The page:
-- Rebekah (email@example.com), March 08, 2001.
I swear this sounds just like ringworm. Lack of vitamin A, found in green forage, can make animals more susceptible to it. This is common at this time of year because it's been a while since they had fresh forage. Micatin or another antifungal ointment will kill it. You can dilute them with water to a creamy consistency so they will actually get through what hair there is to the skin. Be sure to treat the skin around the patches that still has hair on it.
-- Laura Jensen (firstname.lastname@example.org), March 08, 2001.
OK folks - for an update - MOntana is dropping hair FAST! I suspect she will be completely bald by the time for my vet appointment next week. Somehow I have a feeling that mites nor fungus could cause her to lose hair so fast. If I have that bad of a nutrient deficiency in the barn, I would think that my other goats would show some signs. I am going to supplement her diet with kelp, selenium/vit E, and zinc. But I have to ask myself what is going on with this goat to cause such drastic nutrient deficiency if none of the other goats are exhibiting symptoms. It would seem that some malabsorbtion is going on here. She is on the thin side but is a heavy milker and not a big eater. THe vet I had out 2 weeks ago said she was looking fine and was actually an ideal weight. HMMM! I still think she is underweight although she is not a skeleton. Anyone know if internal absesses can cause this? Funny thing is that their is no reduction in milk supply - she has actually increased in production slightly.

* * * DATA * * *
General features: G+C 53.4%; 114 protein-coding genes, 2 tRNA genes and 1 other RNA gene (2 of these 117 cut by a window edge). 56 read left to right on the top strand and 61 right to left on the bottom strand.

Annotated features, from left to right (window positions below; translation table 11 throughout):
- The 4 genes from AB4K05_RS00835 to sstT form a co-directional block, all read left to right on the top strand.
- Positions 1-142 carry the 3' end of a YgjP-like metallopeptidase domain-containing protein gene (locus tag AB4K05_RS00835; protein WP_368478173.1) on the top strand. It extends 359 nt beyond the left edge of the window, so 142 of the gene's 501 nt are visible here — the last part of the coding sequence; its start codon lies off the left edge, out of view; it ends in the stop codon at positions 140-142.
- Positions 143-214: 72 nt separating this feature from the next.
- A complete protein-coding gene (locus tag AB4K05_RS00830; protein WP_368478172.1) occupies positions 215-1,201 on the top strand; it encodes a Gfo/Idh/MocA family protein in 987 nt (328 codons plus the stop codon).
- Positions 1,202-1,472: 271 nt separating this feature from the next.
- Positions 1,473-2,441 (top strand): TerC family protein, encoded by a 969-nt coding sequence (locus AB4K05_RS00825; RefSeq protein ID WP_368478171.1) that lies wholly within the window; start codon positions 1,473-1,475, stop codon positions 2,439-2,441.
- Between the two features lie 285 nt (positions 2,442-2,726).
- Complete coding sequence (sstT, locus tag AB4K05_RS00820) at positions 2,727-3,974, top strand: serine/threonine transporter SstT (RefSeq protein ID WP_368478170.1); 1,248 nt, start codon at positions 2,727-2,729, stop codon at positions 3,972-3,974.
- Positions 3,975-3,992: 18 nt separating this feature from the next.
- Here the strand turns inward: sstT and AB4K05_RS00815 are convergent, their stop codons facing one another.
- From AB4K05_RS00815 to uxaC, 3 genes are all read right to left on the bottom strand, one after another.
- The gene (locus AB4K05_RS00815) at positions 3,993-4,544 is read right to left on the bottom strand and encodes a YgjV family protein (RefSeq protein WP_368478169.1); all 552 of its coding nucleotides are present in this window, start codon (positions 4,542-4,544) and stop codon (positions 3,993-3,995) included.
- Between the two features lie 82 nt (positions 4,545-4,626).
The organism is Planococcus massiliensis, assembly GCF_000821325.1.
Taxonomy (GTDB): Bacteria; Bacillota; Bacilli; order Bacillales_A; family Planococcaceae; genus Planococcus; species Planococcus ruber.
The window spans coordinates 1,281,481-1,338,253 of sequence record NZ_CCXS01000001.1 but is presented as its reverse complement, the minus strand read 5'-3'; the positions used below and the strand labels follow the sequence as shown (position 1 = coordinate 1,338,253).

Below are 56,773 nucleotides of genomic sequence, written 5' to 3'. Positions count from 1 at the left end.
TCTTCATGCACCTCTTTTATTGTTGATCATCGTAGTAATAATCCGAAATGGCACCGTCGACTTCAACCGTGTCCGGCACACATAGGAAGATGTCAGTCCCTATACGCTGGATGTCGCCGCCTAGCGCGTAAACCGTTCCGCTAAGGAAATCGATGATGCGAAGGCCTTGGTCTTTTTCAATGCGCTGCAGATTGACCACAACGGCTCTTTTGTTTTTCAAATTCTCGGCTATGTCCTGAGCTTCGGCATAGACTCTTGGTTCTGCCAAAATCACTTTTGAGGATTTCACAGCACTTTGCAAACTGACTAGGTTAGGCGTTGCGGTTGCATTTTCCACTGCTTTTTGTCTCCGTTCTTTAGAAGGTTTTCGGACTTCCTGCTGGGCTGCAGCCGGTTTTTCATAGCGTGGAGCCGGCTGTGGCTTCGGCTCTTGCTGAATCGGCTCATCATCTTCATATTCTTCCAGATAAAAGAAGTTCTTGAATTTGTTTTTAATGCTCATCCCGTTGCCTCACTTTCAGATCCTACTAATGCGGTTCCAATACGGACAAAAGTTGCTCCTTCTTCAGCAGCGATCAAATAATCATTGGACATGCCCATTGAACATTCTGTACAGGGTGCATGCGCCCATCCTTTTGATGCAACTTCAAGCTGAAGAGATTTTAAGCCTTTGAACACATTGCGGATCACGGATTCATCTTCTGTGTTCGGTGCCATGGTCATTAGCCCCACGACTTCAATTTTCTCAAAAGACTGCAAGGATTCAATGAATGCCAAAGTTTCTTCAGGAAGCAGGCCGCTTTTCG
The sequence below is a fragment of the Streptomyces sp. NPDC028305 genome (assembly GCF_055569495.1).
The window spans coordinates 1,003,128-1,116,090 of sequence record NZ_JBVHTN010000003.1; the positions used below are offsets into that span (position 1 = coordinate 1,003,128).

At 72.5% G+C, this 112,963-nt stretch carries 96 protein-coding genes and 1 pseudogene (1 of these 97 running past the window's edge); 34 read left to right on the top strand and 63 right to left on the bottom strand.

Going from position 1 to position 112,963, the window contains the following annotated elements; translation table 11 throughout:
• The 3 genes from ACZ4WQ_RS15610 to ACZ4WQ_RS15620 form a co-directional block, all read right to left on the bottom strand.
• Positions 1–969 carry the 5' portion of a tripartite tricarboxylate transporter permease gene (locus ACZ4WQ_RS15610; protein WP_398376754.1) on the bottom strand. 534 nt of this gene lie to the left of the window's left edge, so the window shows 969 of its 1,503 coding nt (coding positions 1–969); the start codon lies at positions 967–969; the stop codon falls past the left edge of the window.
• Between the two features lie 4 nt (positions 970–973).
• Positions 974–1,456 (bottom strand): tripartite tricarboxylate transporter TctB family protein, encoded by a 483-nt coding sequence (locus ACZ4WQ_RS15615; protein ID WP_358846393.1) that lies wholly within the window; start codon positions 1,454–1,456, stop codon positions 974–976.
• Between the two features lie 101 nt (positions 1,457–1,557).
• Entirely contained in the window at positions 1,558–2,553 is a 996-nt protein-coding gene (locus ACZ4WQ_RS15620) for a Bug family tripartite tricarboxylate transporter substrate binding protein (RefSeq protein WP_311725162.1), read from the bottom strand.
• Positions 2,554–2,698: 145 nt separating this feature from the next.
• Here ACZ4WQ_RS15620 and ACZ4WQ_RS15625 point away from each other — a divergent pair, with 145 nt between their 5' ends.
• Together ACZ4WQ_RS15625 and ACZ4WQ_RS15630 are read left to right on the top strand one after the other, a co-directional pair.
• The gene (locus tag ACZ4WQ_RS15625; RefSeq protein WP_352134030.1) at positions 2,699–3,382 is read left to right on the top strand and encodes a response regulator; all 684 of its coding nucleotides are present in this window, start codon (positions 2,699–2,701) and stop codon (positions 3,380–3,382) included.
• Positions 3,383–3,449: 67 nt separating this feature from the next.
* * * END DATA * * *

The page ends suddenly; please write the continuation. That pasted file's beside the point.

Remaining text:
I have a bad feeling I am going to have to cull this one and it is making me a little sad. She was my first goat and is my best milker. She is also the most gentle and friendly and my personal favorite. Gee - maybe I still have alot of city girl left in me?
-- Tiffani Cappello (email@example.com), March 09, 2001.
Hi, for what it is worth, did you worm her with something, that will also kill external parasites? Every spring we seem to get cases of the mange around here. It effects the cows, as well as the goats. It is a mite, but I never actually seen anything other then the bald spots. My milkcow, and some of my goats have it right now, and I will be giving everybody a shot of Ivomec soon. Not all the animals will have signs of this, some get it some don't. The hair will fall out fast, once it starts, leaving bigger and bigger patches bald. It does not seem to do anything to their milk-production or appetite. The Ivomec always worked for us, and the hair will gradually grow back. I would say it is worth the shot. If that doesn't help, then maybe you should cull her out. Karin
-- karin morey (firstname.lastname@example.org), March 09, 2001.
I had already spoken privately with Tiffani, but here is something else. In Goat Medicine (Alopecia) Spontaneous hair loss.
"Nutritional deficiencies or imbalances (such as high calcium with low zinc) have also been incriminated. Partial alopecia is a nonspecific secondary lesion."
Under selenuim toxcicty you will also see alopecia, in fact in the whole chapter about Skin, you either loose hair or grow long hair, dependant upon the toxcicty or defficency. Perhaps a blood test and a skin scraping would be in order. If she is pulling all the calcium from her body through the milking, perhaps the zinc would work. Vicki
-- Vicki McGaugh TX (email@example.com), March 09, 2001.
UPDATE ON GOAT - Yikes it's mites!!! Gonna use Ivomec injectable. The vet gave me a couple shots so I don't have to spend $50 on a herd sized bottle for just a few goats. Thanks folks!
-- Tiffani cappello (firstname.lastname@example.org), March 12, 2001.